The common Ash tree ( Fraxinus excelsior), native to this country, was one of the first trees I learned to identify at college, mainly because it was such an easy one. They have distinctive black buds, and because they aren’t too fussy and grow almost anywhere, they often pop up as unwanted, self-seeded trees. It’s easy to take plants for granted when they aren’t too demanding isn’t it.
I’ve been a bit distracted in the last few days by the news of the disease that’s spreading through our Ash trees. The landscape relies on all it’s componant parts to make a complete picture, just as garden plants do.
Even if your not familiar with the Ash trees, their disappearance will have an effect on the general shape of our landscape and the wildlife they sustain. I guess it’s the downside of globalisation, but couldn’t somebody have done something about this before it was too late?
Ok, little rant over.
Back to the more uplifting topic of plants for your garden. Just like the general landscape around us, plants in gardens are made up of a range of shapes, sizes and colours. How we place them together and how the scene changes through the seasons can lift an ordinary garden into something much more special.
Our climate means that we can grow a huge range of plants in this country, and that really is the dilemma for most gardeners. Where do you begin to choose what will work best from this seemingly overwhelming choice?
So let’s look at the positive side of things, with this huge choice you will easily find the right plants for your garden. Firstly, you need to know your garden really well.
You may already have most of the information you’ll need, depending on how long you’ve lived in your house.
Write it all down, draw a simple sketch of the garden and make your notes on to it to build up a picture. I know preparation can seem dull, but don’t skimp this bit because it’s what will determine the choice of plants for your garden and their ultimate success.
One of the first things I do with a new client is spend time getting to know their taste, how they’d like the garden to look. Note down your answers to these questions so that you have a clear idea of what you want:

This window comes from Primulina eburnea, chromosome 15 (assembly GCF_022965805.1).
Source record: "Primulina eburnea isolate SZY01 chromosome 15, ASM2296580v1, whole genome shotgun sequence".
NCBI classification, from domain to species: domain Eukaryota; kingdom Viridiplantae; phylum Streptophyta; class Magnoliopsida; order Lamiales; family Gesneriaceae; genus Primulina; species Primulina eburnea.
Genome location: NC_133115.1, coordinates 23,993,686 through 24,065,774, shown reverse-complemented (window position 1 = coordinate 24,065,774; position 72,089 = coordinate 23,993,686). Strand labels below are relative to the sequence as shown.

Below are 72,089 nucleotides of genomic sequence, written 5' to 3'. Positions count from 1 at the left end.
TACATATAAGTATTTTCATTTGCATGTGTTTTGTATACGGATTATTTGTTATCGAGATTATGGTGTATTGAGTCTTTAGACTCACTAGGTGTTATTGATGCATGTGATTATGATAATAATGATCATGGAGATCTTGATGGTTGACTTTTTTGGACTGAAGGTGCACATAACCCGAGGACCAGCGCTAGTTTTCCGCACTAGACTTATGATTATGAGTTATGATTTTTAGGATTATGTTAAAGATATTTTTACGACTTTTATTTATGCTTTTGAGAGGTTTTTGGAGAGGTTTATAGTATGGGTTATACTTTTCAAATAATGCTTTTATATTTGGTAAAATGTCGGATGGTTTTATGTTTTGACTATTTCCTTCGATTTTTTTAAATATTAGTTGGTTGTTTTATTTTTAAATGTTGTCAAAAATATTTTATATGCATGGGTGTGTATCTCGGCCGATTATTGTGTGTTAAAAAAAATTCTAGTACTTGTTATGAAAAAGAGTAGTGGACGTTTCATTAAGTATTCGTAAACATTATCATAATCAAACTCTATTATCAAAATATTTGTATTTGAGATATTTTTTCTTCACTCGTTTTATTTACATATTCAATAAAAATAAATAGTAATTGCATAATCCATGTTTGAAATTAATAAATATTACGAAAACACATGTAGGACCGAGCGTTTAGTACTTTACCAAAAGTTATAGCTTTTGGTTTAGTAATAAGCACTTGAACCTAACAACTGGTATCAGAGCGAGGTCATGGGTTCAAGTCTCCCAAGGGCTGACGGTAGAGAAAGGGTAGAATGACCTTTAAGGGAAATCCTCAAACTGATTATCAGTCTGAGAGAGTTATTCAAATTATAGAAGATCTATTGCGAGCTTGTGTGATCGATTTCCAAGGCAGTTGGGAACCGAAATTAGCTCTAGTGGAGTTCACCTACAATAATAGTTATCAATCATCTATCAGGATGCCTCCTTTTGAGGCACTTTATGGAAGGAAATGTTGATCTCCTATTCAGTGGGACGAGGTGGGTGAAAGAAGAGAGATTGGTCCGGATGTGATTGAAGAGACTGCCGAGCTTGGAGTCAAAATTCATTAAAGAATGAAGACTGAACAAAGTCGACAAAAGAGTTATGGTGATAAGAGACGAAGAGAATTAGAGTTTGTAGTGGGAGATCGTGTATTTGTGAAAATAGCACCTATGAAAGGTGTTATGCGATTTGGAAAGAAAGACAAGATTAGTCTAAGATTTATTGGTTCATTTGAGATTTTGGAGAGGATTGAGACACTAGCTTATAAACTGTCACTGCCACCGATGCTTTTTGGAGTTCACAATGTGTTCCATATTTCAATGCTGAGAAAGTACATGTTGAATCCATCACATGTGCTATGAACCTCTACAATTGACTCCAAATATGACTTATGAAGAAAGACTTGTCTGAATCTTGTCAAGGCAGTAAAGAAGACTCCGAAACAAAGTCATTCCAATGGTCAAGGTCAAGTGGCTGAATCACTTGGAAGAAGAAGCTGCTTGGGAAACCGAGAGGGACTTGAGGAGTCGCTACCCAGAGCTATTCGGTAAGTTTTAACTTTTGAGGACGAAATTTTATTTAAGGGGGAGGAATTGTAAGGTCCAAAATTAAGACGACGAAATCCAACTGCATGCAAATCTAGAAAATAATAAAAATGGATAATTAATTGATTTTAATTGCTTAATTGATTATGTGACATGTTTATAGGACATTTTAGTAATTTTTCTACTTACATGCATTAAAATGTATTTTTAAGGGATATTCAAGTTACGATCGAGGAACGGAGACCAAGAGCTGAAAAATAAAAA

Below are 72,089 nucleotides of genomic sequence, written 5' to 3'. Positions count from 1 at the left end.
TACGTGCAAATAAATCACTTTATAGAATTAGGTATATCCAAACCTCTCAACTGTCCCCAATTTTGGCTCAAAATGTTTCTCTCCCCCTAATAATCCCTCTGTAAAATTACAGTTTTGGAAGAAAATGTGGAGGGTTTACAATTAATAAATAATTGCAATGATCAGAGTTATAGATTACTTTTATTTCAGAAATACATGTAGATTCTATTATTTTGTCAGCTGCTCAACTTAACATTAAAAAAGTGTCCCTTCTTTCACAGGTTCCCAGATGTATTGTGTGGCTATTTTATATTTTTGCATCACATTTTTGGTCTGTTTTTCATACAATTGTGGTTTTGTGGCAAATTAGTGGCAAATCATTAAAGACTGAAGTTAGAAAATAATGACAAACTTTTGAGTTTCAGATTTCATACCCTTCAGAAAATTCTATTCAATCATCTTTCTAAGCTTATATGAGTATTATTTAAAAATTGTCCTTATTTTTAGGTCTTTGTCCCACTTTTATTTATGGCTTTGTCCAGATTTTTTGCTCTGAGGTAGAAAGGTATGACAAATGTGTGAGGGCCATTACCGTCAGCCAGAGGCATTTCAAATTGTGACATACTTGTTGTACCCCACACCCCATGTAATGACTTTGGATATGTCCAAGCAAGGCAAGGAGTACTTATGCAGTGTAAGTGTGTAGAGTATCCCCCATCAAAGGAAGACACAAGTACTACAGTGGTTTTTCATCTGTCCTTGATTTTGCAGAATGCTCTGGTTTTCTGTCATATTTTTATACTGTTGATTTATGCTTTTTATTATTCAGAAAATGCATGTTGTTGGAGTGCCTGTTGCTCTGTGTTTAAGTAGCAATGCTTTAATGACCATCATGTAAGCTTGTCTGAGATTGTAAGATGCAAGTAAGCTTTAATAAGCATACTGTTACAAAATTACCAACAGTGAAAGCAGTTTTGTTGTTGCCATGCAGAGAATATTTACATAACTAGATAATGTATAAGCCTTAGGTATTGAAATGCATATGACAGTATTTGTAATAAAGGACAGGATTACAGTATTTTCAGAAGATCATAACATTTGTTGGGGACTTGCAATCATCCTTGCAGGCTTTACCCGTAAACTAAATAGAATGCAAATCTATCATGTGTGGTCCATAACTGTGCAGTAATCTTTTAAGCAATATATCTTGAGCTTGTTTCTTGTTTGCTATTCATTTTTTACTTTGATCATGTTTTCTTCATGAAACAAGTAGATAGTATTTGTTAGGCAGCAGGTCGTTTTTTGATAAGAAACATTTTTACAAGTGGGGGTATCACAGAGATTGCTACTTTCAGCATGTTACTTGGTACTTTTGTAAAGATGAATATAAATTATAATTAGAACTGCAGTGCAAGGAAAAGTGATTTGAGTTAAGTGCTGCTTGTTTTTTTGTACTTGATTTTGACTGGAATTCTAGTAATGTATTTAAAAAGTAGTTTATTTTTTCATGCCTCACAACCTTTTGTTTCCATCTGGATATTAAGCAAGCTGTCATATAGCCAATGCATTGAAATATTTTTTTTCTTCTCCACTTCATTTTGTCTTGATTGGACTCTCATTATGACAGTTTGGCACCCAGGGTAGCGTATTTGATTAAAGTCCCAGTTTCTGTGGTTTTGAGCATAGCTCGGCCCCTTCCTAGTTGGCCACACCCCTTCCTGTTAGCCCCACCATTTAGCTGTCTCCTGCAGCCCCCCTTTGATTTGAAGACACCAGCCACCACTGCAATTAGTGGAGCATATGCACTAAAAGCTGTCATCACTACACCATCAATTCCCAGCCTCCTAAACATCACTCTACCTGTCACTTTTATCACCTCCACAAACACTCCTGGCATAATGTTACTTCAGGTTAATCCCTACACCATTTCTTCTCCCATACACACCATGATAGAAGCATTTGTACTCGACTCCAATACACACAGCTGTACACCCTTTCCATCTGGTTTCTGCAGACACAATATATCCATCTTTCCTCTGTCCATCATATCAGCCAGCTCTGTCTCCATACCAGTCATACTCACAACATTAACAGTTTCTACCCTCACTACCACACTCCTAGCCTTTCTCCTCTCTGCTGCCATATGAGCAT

- how do they want their garden to look?
- what style do they like?
- what colours and shapes will work best with the surroundings?
- what’s their budget?
- do they have a gardener, or how muchtime do they want to spend gardening to keep it looking good?
Then I spend time getting to know their garden:
- what type of soil do they have?
- where are the sunny areas?
- how much shade is there?
- identify the plants that already grow there?
- what existing plants can be moved, pruned ?
- what plants need replacing?
- any areas that are a bit exposed and windswept?
- are there parts of the garden that get water-logged?
Knowing the conditions in your garden means that you can make a list of plants that you like, using all the information from your plan and notes.
Immediately you’ll be ignoring all the plants that don’t stand a chance of thriving in your garden. You’re plant list can be refined until it becomes a much more manageable size.
So, for example, if your garden has light, sandy soil and lots of light you can choose appropriate plants like lavender and herbs. But if your garden has heavier soil, roses and plants that like more moisture will be a better choice.
Part 2, published at the end of the week, will be about how to place plants together to create that lovely scene.
By the way, the fungus that’s causing problems for Ash trees is Chalara fraxinea. There are no visible symptoms in the early stages, click here to get through to The Forestry Commission website to find out more about it and how to identify it.
Sign up at the top right side of the page to have blog posts sent directly to you.
images: Jill Anderson